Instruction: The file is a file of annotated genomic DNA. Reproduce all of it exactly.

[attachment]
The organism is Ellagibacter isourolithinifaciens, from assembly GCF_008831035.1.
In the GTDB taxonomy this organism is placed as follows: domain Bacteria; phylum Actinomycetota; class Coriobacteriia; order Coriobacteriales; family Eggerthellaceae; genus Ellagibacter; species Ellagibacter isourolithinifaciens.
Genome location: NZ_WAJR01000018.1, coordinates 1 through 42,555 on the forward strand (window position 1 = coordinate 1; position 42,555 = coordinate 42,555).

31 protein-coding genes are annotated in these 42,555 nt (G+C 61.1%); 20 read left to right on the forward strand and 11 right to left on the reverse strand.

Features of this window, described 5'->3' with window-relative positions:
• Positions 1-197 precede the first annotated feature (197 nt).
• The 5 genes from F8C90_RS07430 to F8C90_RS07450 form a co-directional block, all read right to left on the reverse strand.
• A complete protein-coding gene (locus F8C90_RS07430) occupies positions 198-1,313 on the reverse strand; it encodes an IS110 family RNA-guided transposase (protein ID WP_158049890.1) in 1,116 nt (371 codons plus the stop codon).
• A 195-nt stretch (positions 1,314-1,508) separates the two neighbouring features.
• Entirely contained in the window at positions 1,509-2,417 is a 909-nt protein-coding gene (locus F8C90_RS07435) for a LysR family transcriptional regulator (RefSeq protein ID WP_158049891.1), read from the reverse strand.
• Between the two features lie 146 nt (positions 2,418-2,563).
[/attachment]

The organism is Ellagibacter isourolithinifaciens, from assembly GCF_008831035.1.
In the GTDB taxonomy this organism is placed as follows: domain Bacteria; phylum Actinomycetota; class Coriobacteriia; order Coriobacteriales; family Eggerthellaceae; genus Ellagibacter; species Ellagibacter isourolithinifaciens.
Genome location: NZ_WAJR01000018.1, coordinates 1 through 42,555 on the forward strand (window position 1 = coordinate 1; position 42,555 = coordinate 42,555).

31 protein-coding genes are annotated in these 42,555 nt (G+C 61.1%); 20 read left to right on the forward strand and 11 right to left on the reverse strand.

Features of this window, described 5'->3' with window-relative positions:
• Positions 1-197 precede the first annotated feature (197 nt).
• The 5 genes from F8C90_RS07430 to F8C90_RS07450 form a co-directional block, all read right to left on the reverse strand.
• A complete protein-coding gene (locus F8C90_RS07430) occupies positions 198-1,313 on the reverse strand; it encodes an IS110 family RNA-guided transposase (protein ID WP_158049890.1) in 1,116 nt (371 codons plus the stop codon).
• A 195-nt stretch (positions 1,314-1,508) separates the two neighbouring features.
• Entirely contained in the window at positions 1,509-2,417 is a 909-nt protein-coding gene (locus F8C90_RS07435) for a LysR family transcriptional regulator (RefSeq protein ID WP_158049891.1), read from the reverse strand.
• Between the two features lie 146 nt (positions 2,418-2,563).